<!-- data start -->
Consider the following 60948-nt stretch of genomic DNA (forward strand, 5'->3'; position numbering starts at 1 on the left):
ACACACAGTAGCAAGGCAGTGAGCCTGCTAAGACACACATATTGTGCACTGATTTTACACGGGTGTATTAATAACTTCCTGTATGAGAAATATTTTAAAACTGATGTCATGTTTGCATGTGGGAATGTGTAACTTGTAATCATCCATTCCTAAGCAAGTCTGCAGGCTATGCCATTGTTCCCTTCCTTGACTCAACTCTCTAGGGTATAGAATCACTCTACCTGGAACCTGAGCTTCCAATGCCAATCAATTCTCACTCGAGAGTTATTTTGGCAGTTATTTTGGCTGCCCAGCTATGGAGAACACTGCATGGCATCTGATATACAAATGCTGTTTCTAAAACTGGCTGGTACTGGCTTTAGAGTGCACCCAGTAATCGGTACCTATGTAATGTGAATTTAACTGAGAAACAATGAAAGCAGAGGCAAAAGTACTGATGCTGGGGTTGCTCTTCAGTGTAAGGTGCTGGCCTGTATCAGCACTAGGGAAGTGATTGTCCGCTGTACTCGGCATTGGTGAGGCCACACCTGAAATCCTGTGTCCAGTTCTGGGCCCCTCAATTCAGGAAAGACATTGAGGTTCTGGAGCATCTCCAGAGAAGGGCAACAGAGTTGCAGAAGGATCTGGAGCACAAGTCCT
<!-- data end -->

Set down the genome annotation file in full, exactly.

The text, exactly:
Consider the following 60948-nt stretch of genomic DNA (forward strand, 5'->3'; position numbering starts at 1 on the left):
ACACACAGTAGCAAGGCAGTGAGCCTGCTAAGACACACATATTGTGCACTGATTTTACACGGGTGTATTAATAACTTCCTGTATGAGAAATATTTTAAAACTGATGTCATGTTTGCATGTGGGAATGTGTAACTTGTAATCATCCATTCCTAAGCAAGTCTGCAGGCTATGCCATTGTTCCCTTCCTTGACTCAACTCTCTAGGGTATAGAATCACTCTACCTGGAACCTGAGCTTCCAATGCCAATCAATTCTCACTCGAGAGTTATTTTGGCAGTTATTTTGGCTGCCCAGCTATGGAGAACACTGCATGGCATCTGATATACAAATGCTGTTTCTAAAACTGGCTGGTACTGGCTTTAGAGTGCACCCAGTAATCGGTACCTATGTAATGTGAATTTAACTGAGAAACAATGAAAGCAGAGGCAAAAGTACTGATGCTGGGGTTGCTCTTCAGTGTAAGGTGCTGGCCTGTATCAGCACTAGGGAAGTGATTGTCCGCTGTACTCGGCATTGGTGAGGCCACACCTGAAATCCTGTGTCCAGTTCTGGGCCCCTCAATTCAGGAAAGACATTGAGGTTCTGGAGCATCTCCAGAGAAGGGCAACAGAGTTGCAGAAGGATCTGGAGCACAAGTCCT